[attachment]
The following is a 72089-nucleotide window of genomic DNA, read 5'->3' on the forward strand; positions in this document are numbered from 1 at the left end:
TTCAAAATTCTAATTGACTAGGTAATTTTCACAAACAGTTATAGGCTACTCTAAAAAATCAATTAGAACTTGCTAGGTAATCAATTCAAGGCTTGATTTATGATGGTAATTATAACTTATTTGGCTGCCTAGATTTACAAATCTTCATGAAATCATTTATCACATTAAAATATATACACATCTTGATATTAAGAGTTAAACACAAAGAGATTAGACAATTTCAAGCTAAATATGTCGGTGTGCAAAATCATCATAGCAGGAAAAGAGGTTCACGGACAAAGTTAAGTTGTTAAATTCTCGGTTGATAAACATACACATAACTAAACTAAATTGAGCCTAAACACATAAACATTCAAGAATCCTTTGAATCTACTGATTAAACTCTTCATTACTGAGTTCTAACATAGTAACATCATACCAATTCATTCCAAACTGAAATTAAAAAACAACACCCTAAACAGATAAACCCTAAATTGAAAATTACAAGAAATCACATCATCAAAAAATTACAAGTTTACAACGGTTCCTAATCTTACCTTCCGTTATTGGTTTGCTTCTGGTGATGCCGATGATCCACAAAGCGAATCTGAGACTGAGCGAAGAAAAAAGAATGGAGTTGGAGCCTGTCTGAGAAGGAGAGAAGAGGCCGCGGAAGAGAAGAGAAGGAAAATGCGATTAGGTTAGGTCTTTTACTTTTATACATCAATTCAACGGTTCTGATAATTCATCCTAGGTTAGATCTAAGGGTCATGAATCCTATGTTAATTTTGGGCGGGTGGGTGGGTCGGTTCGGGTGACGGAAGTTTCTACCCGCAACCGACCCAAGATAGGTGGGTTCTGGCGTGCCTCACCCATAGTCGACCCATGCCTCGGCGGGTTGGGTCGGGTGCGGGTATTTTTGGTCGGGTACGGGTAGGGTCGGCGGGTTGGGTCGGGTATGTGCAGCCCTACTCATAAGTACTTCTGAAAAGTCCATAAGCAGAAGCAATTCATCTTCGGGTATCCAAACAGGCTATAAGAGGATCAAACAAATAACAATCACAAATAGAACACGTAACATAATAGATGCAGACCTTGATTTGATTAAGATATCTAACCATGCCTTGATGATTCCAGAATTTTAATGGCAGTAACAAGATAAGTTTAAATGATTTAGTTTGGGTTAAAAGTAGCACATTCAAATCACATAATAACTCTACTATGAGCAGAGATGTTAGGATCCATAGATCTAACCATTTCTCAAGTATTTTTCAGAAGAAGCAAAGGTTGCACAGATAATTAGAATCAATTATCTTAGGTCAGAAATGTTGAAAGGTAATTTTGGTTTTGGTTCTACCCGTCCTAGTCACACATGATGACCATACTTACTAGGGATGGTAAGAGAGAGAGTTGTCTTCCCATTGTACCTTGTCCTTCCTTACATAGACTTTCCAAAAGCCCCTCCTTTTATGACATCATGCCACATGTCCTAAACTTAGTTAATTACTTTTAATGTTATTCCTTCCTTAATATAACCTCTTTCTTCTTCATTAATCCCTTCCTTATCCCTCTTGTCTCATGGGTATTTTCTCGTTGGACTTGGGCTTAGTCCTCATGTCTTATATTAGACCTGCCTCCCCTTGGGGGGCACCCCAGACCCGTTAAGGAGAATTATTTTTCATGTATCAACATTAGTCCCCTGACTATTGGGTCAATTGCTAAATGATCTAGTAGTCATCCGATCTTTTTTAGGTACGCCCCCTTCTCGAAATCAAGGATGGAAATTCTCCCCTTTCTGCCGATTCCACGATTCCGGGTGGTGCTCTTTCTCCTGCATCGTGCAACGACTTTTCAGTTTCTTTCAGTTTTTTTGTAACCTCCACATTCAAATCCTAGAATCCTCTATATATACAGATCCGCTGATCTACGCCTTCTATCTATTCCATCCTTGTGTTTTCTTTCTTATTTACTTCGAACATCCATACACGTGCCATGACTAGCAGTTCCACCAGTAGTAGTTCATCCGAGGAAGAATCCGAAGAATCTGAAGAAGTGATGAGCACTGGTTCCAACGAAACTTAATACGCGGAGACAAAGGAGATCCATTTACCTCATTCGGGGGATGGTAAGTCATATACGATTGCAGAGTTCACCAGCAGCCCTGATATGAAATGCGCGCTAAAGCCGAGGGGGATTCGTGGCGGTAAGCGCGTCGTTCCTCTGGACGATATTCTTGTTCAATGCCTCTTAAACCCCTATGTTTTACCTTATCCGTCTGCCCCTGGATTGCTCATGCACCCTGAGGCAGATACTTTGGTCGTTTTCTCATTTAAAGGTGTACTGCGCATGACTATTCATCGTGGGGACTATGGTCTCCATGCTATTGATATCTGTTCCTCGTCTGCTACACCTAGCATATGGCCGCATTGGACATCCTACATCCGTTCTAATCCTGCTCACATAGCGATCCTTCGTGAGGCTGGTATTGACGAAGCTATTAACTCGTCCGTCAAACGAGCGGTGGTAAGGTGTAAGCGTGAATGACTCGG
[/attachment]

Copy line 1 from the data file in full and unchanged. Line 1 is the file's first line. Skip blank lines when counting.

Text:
The following is a 72089-nucleotide window of genomic DNA, read 5'->3' on the forward strand; positions in this document are numbered from 1 at the left end: